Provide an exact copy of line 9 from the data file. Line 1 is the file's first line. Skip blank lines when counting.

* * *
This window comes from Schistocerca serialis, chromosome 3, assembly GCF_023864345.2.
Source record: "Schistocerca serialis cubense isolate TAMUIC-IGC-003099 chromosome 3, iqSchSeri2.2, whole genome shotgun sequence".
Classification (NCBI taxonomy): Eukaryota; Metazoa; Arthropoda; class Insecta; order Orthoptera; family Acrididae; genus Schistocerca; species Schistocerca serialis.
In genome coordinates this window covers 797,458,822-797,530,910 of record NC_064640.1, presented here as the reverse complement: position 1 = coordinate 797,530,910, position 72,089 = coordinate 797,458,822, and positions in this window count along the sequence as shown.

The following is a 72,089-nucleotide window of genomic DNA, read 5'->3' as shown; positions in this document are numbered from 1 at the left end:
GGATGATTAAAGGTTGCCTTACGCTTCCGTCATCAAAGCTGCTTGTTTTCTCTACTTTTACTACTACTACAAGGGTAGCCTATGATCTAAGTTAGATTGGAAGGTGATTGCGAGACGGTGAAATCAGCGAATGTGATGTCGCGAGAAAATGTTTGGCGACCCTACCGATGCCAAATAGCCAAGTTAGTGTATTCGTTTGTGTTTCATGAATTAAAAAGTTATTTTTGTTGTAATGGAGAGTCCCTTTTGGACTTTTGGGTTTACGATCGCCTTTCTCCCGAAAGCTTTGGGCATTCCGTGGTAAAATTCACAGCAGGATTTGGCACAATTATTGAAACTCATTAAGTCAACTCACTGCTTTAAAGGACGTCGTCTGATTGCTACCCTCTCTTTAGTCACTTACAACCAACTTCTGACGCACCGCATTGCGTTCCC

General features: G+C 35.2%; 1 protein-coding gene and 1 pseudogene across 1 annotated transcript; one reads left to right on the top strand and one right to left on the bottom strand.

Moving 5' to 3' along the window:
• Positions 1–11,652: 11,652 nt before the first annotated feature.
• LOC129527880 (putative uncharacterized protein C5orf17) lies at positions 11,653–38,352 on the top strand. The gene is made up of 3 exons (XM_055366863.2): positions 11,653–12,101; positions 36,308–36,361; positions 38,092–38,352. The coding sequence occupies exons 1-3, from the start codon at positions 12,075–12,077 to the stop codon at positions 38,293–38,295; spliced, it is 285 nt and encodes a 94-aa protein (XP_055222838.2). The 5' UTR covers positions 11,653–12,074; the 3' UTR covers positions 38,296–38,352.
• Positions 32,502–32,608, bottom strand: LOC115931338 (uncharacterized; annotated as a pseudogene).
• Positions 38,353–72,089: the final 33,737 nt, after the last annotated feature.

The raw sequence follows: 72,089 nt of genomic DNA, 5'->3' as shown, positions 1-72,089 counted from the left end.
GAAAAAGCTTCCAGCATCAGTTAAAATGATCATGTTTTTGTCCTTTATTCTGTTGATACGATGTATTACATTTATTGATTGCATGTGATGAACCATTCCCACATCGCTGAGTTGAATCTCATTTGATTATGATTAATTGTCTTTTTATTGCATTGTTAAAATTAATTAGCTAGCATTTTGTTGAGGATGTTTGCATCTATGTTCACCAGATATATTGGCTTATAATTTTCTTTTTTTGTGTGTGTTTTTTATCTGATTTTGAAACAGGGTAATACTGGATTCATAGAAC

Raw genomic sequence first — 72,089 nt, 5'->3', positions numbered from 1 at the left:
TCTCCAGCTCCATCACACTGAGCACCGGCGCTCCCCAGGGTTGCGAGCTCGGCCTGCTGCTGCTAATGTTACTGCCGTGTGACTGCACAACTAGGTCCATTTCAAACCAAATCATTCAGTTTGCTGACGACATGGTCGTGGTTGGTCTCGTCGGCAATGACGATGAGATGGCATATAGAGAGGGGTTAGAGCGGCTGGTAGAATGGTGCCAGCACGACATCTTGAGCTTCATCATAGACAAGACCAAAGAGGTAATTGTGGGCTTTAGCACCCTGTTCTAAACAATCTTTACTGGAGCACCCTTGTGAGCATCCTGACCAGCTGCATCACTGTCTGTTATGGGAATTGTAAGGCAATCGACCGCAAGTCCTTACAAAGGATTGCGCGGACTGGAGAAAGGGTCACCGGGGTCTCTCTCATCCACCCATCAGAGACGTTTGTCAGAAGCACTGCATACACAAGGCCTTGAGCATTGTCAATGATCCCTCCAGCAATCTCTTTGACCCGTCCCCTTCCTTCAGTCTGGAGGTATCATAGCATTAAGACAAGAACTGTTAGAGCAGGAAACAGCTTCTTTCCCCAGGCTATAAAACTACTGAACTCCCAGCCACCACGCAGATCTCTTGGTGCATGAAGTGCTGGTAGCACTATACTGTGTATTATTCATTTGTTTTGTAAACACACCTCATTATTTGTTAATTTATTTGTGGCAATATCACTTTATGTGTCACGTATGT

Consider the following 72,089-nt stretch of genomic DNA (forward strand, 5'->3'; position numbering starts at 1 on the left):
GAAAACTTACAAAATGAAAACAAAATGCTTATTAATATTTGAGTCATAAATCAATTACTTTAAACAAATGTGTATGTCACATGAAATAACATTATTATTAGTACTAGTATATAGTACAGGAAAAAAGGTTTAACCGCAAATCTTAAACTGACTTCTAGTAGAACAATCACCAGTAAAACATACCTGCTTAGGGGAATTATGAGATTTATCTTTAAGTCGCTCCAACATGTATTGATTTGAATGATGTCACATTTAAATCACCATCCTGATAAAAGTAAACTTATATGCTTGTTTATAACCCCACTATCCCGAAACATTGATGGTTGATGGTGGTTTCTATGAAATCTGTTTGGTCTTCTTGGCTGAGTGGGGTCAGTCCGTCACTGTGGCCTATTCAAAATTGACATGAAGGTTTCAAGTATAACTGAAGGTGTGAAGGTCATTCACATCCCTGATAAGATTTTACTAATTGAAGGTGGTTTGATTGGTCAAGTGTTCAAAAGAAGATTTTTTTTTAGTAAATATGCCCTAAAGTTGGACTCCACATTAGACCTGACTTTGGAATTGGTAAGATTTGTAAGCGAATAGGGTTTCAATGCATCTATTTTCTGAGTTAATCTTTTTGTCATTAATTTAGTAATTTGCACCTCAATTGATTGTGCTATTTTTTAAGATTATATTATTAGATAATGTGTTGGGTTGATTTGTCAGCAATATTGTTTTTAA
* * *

• Positions 1–11,652: 11,652 nt before the first annotated feature.